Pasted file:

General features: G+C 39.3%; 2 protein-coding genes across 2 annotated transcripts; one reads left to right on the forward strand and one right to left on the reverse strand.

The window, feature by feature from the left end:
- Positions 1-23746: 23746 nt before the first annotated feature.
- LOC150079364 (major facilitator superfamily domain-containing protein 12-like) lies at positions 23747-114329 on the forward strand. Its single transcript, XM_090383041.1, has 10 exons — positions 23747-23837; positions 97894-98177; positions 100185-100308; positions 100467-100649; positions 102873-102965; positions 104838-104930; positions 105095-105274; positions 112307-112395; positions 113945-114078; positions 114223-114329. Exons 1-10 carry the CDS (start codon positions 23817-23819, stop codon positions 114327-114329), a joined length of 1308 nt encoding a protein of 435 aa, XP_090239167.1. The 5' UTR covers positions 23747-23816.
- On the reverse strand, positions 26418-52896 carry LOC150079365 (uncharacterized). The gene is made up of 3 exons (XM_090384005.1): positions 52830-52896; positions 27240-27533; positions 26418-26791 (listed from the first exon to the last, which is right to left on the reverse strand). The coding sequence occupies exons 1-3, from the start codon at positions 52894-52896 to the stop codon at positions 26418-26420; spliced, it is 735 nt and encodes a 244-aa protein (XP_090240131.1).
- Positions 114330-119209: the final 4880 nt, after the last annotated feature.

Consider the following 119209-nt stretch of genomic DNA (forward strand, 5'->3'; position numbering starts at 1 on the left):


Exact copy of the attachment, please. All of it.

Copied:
General features: G+C 39.3%; 2 protein-coding genes across 2 annotated transcripts; one reads left to right on the forward strand and one right to left on the reverse strand.

The window, feature by feature from the left end:
- Positions 1-23746: 23746 nt before the first annotated feature.
- LOC150079364 (major facilitator superfamily domain-containing protein 12-like) lies at positions 23747-114329 on the forward strand. Its single transcript, XM_090383041.1, has 10 exons — positions 23747-23837; positions 97894-98177; positions 100185-100308; positions 100467-100649; positions 102873-102965; positions 104838-104930; positions 105095-105274; positions 112307-112395; positions 113945-114078; positions 114223-114329. Exons 1-10 carry the CDS (start codon positions 23817-23819, stop codon positions 114327-114329), a joined length of 1308 nt encoding a protein of 435 aa, XP_090239167.1. The 5' UTR covers positions 23747-23816.
- On the reverse strand, positions 26418-52896 carry LOC150079365 (uncharacterized). The gene is made up of 3 exons (XM_090384005.1): positions 52830-52896; positions 27240-27533; positions 26418-26791 (listed from the first exon to the last, which is right to left on the reverse strand). The coding sequence occupies exons 1-3, from the start codon at positions 52894-52896 to the stop codon at positions 26418-26420; spliced, it is 735 nt and encodes a 244-aa protein (XP_090240131.1).
- Positions 114330-119209: the final 4880 nt, after the last annotated feature.

Consider the following 119209-nt stretch of genomic DNA (forward strand, 5'->3'; position numbering starts at 1 on the left):